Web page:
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Creating a Python Virtual Environment

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    Tinker Assist


Why Create a Python Virtual Environment?

Python uses the Python Installer Package (pip) to keep track of libraries of code you have installed. These libraries allow you to use code other people have written to help in whatever project you might be working.

When you typically install python packages using "pip install", you are installing packages to your global Python install. Thus, when you run a python program on your device, these global packages will be utilized. The problem is, when you have different python projects you are working on on your device, it's extremely unlikely that all of those projects use the same dependencies. Thus, using your global packages can produce unpredictable results and even result in errors and critical faults.

Python virtual environments allow you to quickly and easily install a fresh version of python for each project so you can install only the dependencies you need.

Creating a Virtual Environment

Let's start by creating a fresh folder on our desktop and opening it in Visual Studio Code (this is my preferred text editor). I'll open a new terminal at the bottom as well. Here is what my setup looks like:

Fresh VSCode Window with terminal and file explorer

Now, assuming you already have python installed on your device, go ahead and run "pip list" in your terminal.

For me, this lists dozens and dozens of packages I have installed on my device.

C:\projects\virtualenv-test> pip list

Package                      Version
---------------------------- -----------
anyascii                     0.3.1
asgiref                      3.5.2
asttokens                    2.2.1
async-timeout                4.0.2
backcall                     0.2.0
beautifulsoup4               4.11.1
birdsong                     1.3.0
bleach                       6.0.0
build                        0.10.0
cachetools                   5.3.0
certifi                      2022.9.24
charset-normalizer           2.1.1
click                        8.1.3
colorama                     0.4.6
comm                         0.1.2
contourpy                    1.0.7
cycler                       0.11.0
dash                         2.7.0
dash-core-components         2.0.0
dash-html-components         2.0.0
dash-table                   5.0.0
debugpy                      1.6.6
decorator                    5.1.1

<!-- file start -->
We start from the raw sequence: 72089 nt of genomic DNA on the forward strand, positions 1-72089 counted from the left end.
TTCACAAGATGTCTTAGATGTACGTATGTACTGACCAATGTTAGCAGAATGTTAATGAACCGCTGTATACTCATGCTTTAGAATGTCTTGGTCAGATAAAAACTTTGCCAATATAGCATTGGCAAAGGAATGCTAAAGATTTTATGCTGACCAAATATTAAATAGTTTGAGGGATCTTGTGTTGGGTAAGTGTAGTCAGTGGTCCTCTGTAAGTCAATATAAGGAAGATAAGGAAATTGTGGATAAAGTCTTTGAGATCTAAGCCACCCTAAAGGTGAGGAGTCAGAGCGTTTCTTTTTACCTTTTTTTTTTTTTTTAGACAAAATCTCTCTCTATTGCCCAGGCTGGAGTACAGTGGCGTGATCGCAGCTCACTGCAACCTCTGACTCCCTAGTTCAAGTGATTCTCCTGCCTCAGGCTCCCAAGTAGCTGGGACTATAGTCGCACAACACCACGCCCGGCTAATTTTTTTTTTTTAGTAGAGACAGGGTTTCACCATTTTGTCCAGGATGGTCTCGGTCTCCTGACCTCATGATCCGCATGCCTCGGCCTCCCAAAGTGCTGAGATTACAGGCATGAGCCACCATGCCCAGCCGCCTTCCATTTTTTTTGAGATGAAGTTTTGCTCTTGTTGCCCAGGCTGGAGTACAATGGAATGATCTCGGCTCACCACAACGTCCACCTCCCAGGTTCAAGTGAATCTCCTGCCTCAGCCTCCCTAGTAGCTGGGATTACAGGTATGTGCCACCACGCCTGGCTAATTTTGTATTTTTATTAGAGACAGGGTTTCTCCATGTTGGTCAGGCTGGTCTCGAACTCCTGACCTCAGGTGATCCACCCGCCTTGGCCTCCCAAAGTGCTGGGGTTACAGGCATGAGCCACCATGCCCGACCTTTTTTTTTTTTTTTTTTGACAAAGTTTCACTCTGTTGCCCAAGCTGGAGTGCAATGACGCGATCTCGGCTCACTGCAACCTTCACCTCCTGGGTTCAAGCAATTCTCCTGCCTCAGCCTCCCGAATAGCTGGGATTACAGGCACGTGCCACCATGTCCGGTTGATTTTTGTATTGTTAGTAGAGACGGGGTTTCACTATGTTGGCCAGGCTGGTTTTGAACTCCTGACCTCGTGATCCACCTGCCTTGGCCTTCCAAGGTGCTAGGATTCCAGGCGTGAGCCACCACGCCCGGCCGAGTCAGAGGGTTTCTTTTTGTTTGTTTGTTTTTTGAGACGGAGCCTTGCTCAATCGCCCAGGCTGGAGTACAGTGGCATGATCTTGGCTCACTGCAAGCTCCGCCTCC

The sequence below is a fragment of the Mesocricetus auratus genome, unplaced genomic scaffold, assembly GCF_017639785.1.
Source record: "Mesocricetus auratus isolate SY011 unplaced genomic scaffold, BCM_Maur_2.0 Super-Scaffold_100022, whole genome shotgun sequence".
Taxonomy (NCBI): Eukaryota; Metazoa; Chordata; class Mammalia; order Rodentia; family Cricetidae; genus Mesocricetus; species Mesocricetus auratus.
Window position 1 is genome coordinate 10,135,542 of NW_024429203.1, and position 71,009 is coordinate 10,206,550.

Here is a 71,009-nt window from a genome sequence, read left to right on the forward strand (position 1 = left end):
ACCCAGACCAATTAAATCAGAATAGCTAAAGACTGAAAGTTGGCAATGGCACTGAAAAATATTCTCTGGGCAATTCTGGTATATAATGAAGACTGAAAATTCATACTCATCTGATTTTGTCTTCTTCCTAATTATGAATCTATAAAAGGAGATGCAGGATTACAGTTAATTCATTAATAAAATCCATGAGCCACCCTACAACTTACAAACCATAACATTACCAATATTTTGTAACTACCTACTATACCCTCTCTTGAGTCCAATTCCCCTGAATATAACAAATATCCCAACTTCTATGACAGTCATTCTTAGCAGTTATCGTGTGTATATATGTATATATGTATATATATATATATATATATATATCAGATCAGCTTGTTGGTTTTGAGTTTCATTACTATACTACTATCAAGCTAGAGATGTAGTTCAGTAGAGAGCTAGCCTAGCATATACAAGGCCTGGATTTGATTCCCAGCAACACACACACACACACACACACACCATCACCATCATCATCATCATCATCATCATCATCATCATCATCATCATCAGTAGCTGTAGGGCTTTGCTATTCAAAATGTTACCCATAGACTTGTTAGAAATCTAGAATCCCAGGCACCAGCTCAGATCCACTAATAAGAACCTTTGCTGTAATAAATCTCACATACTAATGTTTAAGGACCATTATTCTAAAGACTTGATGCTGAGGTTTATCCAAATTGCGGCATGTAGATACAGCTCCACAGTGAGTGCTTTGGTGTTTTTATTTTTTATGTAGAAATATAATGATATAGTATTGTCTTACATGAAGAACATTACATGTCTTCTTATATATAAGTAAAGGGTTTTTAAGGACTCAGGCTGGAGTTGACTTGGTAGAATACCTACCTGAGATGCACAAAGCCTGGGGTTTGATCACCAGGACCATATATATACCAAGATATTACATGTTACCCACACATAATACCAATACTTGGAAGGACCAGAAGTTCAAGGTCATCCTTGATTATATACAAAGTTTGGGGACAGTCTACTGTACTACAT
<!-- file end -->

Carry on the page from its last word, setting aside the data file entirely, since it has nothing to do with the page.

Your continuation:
If I pull some script off the internet that leverages some of these libraries, what are the chances it works with the specific version of all these dependencies? It's very unlikely. This is why a virtual environment is necessary.


To create a virtual environment with the name .venv, execute the following command in the terminal.

C:\projects\virtualenv-test> python -m venv .venv When you do this, you should see a new folder .venv created in your current folder. For me, this shows up at "C:\projects\virtualenv-test.venv".

Activate your Virtual Environment

Now that we have created a new environment, we need to activate it so we are using it and not our global python install. To do this, go back to your terminal and run the following command:

C:\projects\virtualenv-test> .venv\Scripts\activate

This runs the activate script in our virtual environment folder, which means our terminal is now pointing at a new version of python that is located at .venv\Scripts\python.exe

You should see an indicator on the far left of your command line that indicates you have successfully activated your virtual environment. For me, it looks like this:

(.venv) C:\projects\virtualenv-test>

So what does this mean again?

Since we are pointing at a fresh install of python in our environment, we have no packages installed! This is good, because it means we can now install only the packages we need for whatever project we are working on.

To confirm we have a fresh python install, go ahead and run "pip list" like we did earlier. Now, your environment and mine should look exactly the same, with only the default packages listed:

(.venv) C:\projects\virtualenv-test>pip list

Package    Version
---------- -------
pip        22.2.2
setuptools 63.2.0